Britain sure is doing great with their banned guns. Look how low their violent crime is! Oh wait, the criminals just stab or beat people now. And somehow there are STILL occasional shootings! WEIRD!

    You all are far more disillusioned than any of the retarded right wingers if you honestly believe the crime rate in the US revolves around firearms. Go do something productive. Like legalize late term abortion. Because that’s totally not murder too, right?

  14. Zergface says

    You must be a simpleton of the lowest mental order if the sight of a gun (and in this case toy guns) can scare you.

    • says

      Yes, because there’s absolutely no chance that those guns would be taken from them before they were able to use them — or after a single shot — and then be in the hands of criminals who are already willing to kill women. Right. Brilliant.

      Seriously, can you gun nuts go have your power fantasies on some other planet? You’re seriously screwing up this one.

  15. Tara says

    I am a Russia-born citizen of the United States. When I was six years old, I was almost raped, and was brutally assaulted when I fought back.

    My good friend pulled the man off of me and lost three teeth and vision in one eye in the ensuing fight, which only ended when my friend took the knife the man was wielding and stabbed him to death. Had my friend not been there, I would have been raped and murdered on the sidewalk.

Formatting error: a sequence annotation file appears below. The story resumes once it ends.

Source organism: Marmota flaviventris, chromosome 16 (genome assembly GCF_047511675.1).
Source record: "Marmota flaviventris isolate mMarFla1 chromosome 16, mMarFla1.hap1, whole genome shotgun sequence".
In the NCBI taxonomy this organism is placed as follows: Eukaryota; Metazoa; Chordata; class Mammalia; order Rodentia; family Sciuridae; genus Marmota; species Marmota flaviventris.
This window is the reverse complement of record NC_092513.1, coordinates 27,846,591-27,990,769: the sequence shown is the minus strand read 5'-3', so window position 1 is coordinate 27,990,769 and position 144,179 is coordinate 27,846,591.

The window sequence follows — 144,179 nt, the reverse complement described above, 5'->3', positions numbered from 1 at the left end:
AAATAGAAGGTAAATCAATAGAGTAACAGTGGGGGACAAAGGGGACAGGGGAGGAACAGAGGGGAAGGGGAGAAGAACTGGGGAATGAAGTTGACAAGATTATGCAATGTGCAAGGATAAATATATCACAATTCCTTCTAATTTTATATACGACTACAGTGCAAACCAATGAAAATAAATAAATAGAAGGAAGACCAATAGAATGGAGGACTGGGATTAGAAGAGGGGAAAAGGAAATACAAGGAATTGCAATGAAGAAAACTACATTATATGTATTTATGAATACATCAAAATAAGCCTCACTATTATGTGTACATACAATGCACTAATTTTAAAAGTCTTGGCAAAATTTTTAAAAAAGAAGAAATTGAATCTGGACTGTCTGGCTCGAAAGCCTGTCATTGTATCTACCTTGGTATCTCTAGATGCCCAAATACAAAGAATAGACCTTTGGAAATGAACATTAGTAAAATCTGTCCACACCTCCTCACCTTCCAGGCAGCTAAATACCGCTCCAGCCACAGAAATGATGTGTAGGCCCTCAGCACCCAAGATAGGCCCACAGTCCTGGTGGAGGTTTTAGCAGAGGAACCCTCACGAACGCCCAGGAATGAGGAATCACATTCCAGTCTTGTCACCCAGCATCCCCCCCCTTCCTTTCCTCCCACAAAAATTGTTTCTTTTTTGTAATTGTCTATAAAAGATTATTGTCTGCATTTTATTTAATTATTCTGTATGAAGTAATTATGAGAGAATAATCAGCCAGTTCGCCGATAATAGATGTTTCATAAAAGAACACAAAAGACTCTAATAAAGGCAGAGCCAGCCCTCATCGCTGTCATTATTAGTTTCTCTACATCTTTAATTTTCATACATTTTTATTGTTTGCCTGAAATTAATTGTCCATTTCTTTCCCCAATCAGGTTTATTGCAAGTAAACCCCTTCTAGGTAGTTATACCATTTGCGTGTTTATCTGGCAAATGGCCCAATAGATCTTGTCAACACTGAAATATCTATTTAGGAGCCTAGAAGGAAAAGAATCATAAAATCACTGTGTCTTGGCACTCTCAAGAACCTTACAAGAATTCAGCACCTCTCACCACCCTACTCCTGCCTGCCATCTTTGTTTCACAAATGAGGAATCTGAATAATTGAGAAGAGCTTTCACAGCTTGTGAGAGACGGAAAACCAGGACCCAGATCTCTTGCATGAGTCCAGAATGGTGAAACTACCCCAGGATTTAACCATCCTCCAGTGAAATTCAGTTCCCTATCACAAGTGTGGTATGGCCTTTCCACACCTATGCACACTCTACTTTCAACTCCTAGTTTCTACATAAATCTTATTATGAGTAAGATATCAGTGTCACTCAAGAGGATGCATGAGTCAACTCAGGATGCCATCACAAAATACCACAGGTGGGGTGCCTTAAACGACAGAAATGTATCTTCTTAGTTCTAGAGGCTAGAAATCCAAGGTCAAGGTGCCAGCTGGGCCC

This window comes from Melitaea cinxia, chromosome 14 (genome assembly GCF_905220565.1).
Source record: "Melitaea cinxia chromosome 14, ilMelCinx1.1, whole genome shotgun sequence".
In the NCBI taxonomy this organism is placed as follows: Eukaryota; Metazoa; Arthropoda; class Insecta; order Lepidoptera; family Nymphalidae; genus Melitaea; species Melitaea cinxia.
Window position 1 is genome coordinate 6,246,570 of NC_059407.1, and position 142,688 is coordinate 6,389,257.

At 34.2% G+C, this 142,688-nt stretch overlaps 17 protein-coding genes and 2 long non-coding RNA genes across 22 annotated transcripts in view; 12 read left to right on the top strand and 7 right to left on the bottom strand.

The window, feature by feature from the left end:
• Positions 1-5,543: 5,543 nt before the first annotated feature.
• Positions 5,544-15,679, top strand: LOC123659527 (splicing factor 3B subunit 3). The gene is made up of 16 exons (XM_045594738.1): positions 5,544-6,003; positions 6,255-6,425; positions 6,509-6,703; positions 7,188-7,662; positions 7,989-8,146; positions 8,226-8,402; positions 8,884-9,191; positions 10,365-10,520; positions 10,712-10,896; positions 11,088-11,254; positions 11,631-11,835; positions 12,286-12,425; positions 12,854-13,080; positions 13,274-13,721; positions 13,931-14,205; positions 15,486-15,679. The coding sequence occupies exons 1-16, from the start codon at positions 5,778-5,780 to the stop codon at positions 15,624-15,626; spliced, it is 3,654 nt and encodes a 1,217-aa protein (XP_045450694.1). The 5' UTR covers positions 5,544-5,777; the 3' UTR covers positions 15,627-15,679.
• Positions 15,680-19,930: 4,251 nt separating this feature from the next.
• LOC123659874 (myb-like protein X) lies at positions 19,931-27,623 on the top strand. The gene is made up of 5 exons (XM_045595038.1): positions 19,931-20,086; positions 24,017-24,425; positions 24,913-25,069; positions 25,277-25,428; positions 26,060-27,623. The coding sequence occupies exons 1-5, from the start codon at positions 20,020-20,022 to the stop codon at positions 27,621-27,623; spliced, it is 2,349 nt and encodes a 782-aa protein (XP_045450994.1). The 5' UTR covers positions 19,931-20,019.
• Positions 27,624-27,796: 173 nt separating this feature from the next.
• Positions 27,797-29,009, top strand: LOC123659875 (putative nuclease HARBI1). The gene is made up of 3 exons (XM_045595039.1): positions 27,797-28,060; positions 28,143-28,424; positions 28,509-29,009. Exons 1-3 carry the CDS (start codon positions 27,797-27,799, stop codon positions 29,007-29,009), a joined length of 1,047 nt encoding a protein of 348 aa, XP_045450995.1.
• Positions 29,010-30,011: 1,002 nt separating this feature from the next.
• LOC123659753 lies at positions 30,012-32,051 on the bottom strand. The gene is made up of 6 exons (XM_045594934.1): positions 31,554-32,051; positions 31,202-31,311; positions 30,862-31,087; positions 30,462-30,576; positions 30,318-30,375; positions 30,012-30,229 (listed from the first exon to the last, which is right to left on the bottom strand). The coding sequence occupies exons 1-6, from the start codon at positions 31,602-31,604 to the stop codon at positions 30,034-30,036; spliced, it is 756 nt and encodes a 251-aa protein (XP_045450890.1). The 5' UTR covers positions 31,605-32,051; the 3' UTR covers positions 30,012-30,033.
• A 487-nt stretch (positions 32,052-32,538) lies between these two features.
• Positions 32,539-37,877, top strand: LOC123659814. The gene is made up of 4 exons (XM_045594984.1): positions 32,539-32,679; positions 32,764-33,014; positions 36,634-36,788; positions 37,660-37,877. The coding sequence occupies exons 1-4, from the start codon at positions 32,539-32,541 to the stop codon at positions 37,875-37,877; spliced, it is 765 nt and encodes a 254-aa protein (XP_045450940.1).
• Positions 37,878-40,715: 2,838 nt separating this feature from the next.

Don’t you for a fucking second tell me I’m better off without a gun.

    • says

      Ah, I see this post must have triggered some right-wing website or something, because we have 4 responses to a more-than-one-year-old post in one day. You guys need to learn not to do that — one response might be a lone nutjob; 4 means you’re obviously acting in concert.

      As for your post: love how you assume you would have had a gun (or maybe your friend), but the rapist wouldn’t. In all likelihood, if guns had been involved in your almost-rape — which you recall in amazing detail for something which happened when you were six, may I add — you would be dead now, because the rapist would probably have replaced that “brutal assault” with a shooting instead. Maybe you think that’s preferable, but speaking as someone not involved in either side, I’d rather be assaulted than killed, and frown on people who want to make the former more likely than the latter.

Leave a Reply

Your email address will not be published. Required fields are marked *

You may use these HTML tags and attributes: <a href="" title=""> <abbr title=""> <acronym title=""> <b> <blockquote cite=""> <cite> <code> <del datetime=""> <em> <i> <q cite=""> <strike> <strong>